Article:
After graduating from the U.S. Naval Academy in 1949, Gilliland joined the newly independent U.S. Air Force, where he flew fighter jets. After patrolling post-World War II Germany, Gilliland, still only a second lieutenant, won his air wing’s “top gun” competition. During the Korean War, he flew 20 missions in F-84 fighters, and then was assigned to the Air Force Research and Development team, where he flew virtually every aircraft the Air Force had. After retiring from the service, he returned to Nashville, Tenn., where he had grown up, but apparently got bored: he applied to aircraft manufacturer Lockheed as a test pilot, first on the F-104 Starfighter, and then as the chief pilot for European production of the plane in Italy. He was also an instructor for that fighter.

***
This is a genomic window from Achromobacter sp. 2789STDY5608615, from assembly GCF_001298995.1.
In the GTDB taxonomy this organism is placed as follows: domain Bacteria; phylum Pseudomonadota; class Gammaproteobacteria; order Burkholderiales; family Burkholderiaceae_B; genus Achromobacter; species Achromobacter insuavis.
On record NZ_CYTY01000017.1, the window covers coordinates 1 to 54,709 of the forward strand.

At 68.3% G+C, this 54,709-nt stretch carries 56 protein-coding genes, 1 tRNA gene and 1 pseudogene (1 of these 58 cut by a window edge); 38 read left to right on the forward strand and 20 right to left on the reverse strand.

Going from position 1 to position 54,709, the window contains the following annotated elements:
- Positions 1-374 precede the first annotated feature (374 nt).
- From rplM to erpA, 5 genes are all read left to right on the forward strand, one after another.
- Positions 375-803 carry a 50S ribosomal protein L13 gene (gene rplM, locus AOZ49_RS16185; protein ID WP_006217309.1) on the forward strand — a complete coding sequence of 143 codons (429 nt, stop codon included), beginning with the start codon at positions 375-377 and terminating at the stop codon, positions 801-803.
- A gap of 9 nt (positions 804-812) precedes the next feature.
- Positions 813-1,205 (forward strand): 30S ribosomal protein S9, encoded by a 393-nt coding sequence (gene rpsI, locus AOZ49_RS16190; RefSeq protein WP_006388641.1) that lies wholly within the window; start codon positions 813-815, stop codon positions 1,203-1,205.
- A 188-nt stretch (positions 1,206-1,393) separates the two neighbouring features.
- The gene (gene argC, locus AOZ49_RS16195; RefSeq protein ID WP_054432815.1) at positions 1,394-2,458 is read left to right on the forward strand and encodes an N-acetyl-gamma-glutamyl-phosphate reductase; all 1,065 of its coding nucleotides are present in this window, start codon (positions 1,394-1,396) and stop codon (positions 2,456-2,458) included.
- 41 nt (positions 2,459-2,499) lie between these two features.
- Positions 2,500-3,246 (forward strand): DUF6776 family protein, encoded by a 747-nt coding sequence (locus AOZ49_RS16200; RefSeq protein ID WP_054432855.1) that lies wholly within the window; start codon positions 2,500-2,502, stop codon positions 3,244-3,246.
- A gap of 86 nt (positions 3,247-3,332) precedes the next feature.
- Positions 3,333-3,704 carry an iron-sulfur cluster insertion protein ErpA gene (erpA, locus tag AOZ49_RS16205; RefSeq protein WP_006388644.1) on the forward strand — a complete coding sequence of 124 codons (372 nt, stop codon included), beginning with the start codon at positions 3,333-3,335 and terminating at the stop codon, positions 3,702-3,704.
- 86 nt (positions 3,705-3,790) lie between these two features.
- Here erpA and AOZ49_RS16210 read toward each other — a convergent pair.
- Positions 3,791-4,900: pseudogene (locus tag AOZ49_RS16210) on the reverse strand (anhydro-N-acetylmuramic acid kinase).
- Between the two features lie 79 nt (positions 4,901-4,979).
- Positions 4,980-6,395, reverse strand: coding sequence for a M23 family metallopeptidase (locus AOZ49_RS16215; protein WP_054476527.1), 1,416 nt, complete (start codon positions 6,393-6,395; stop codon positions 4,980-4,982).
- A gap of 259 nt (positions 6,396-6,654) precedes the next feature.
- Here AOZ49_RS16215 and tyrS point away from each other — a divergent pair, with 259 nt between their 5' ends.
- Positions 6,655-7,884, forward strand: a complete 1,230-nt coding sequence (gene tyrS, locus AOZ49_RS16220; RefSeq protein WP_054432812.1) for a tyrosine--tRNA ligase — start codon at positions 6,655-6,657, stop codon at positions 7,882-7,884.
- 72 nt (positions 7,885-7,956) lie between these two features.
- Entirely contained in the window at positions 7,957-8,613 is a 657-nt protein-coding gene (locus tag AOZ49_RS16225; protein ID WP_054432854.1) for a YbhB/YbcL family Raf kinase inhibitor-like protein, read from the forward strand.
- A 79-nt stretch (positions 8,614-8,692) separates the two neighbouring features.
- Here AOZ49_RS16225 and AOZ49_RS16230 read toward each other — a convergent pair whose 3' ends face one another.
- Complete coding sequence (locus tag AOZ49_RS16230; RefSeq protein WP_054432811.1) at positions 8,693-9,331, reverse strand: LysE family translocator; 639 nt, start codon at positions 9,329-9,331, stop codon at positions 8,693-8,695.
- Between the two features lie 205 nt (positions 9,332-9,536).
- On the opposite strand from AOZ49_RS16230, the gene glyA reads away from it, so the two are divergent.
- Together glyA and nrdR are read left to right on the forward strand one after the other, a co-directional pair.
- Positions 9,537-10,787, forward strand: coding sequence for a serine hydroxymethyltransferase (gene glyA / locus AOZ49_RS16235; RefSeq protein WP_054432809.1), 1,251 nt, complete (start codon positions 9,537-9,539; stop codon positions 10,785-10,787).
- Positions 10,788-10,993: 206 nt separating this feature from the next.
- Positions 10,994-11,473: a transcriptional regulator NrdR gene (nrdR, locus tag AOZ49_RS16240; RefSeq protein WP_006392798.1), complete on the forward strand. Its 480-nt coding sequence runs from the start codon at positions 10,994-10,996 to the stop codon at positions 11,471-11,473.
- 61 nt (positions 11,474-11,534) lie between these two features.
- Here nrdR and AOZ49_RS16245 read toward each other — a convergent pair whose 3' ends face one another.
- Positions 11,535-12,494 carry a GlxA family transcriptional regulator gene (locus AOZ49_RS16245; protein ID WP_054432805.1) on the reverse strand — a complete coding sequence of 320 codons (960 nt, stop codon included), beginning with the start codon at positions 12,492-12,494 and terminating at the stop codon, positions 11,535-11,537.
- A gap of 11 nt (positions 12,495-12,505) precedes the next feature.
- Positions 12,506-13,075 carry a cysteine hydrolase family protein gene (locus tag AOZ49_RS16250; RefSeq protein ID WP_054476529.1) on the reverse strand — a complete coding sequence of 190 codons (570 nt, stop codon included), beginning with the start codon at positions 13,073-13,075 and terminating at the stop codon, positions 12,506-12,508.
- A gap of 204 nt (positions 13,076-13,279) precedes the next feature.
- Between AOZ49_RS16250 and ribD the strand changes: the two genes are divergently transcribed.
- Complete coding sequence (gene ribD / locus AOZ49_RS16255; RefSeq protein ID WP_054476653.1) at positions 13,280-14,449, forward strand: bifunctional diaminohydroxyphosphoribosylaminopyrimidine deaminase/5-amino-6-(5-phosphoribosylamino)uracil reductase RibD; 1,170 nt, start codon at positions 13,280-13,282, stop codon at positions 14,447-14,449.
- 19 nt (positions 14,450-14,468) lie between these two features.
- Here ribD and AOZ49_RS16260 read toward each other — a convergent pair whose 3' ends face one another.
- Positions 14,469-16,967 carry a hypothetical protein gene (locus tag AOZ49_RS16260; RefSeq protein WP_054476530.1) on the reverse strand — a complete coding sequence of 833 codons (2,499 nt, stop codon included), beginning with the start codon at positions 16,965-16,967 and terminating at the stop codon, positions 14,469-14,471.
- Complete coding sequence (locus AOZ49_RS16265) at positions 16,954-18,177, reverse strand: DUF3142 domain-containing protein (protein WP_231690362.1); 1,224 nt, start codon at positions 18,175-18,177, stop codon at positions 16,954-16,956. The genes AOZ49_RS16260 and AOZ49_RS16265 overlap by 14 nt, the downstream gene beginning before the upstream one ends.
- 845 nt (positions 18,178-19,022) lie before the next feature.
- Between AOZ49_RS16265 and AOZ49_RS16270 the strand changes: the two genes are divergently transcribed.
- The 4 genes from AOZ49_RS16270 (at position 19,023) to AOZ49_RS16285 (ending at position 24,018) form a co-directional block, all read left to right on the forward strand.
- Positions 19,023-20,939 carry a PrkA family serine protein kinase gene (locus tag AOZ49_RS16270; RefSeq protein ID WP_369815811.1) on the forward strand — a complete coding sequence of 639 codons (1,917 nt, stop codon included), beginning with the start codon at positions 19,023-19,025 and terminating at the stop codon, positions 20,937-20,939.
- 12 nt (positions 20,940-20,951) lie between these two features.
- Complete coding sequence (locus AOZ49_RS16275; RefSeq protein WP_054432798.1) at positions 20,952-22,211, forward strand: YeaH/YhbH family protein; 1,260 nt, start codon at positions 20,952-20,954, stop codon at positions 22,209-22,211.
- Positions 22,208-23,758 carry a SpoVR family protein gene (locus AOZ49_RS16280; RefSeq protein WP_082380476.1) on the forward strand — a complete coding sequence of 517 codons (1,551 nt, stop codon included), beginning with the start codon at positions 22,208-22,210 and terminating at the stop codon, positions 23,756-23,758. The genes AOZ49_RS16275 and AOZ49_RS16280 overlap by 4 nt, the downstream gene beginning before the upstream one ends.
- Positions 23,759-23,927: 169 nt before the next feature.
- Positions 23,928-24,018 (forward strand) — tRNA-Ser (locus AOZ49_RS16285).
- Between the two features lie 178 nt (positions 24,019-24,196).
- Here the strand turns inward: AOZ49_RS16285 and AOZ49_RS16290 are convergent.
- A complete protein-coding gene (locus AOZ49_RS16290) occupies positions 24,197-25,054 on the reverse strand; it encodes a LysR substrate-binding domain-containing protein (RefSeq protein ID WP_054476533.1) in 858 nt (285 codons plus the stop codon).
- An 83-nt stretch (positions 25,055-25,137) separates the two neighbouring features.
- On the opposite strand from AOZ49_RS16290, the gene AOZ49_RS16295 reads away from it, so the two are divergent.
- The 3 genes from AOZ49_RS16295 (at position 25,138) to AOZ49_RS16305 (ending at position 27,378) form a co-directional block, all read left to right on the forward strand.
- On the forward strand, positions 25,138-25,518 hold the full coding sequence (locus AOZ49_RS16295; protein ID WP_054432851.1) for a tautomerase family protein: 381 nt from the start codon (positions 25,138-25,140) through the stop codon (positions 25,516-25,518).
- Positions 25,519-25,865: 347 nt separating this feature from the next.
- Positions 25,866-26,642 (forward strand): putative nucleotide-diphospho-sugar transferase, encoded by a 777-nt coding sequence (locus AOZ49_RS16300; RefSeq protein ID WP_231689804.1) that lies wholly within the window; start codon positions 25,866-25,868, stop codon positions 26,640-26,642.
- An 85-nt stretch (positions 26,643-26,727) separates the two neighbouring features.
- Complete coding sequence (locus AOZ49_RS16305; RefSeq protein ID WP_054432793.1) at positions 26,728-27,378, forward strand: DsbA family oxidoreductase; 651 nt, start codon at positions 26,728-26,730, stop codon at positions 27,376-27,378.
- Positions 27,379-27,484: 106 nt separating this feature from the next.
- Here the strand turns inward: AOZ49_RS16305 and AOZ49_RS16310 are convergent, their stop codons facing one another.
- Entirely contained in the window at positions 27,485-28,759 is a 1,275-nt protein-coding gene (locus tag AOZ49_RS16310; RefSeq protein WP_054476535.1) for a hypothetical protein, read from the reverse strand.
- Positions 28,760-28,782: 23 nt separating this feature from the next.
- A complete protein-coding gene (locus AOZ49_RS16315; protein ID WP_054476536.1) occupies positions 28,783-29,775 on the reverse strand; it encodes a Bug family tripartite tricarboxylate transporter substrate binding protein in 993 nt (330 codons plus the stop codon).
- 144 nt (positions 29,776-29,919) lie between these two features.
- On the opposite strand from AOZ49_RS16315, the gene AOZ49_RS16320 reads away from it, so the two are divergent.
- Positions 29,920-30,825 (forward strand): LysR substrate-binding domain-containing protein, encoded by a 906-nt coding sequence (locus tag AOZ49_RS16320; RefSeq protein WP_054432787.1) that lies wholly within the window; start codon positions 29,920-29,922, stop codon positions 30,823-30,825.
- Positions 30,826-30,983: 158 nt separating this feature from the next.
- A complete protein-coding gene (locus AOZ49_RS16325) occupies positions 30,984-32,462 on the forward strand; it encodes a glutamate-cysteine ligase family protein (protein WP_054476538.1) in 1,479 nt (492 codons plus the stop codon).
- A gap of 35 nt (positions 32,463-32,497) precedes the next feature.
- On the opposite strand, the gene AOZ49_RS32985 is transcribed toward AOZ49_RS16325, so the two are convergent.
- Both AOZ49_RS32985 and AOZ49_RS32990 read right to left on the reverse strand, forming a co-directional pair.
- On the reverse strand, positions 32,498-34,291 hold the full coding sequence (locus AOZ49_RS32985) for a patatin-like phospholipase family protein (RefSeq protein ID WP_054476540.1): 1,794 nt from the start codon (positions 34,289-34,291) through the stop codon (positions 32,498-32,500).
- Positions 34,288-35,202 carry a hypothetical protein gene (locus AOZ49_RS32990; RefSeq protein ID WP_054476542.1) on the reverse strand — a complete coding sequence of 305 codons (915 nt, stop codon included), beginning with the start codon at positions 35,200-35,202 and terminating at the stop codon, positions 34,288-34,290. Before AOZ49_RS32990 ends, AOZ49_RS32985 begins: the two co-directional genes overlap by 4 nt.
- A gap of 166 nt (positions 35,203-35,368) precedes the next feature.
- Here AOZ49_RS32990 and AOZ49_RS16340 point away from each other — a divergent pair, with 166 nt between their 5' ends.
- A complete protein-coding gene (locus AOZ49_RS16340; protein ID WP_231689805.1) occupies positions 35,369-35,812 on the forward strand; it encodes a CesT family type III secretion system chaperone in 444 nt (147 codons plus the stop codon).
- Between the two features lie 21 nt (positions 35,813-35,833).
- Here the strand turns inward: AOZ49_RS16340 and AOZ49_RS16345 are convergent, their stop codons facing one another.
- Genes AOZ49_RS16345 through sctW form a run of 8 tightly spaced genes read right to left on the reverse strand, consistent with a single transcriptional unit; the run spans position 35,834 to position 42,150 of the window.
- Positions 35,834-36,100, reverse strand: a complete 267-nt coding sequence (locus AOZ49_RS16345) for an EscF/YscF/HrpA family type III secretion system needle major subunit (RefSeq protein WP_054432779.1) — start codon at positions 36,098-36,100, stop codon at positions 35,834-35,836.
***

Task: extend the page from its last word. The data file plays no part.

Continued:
When Lockheed “Skunk Works” legend Clarence “Kelly” Johnson was working on an important new project in 1962, he personally asked for Gilliland to be its chief test pilot. The project: the SR-71 Blackbird reconnaissance plane. When it was finally ready to fly on December 22, 1964, Gilliland was in the seat. Most of the SR-71’s capabilities were top secret for most of its tenure, but it was eventually revealed that the plane could cruise above 85,000 feet, and could sustain speeds above Mach 3 — three times the speed of sound. And the first person to ever fly one was Bob Gilliland. In fact, the project was so important that the first person to ever fly every one of the SR-71s to come out of the factory was Bob Gilliland: it wouldn’t be sent to the U.S. Air Force unless Gilliland gave each one his OK. Even today, according to NASA, “the Blackbirds remain the world’s fastest and highest-flying production aircraft ever built.” It flew on more than 3,500 missions before it was retired in 1999 — when “spy” satellites finally exceeded the Blackbird’s reconnaissance capabilities. In the meantime, Gilliland clocked more experimental hours flying above Mach 3 — and above Mach 2 — than any other test pilot in history. He was inducted into the National Aviation Hall of Fame in 2017, as well as the California Aviation Hall of Fame, and the Tennessee Aviation Hall of Fame. Robert J. “Bob” Gilliland died in Rancho Mirage, Calif., on July 4. He was 93.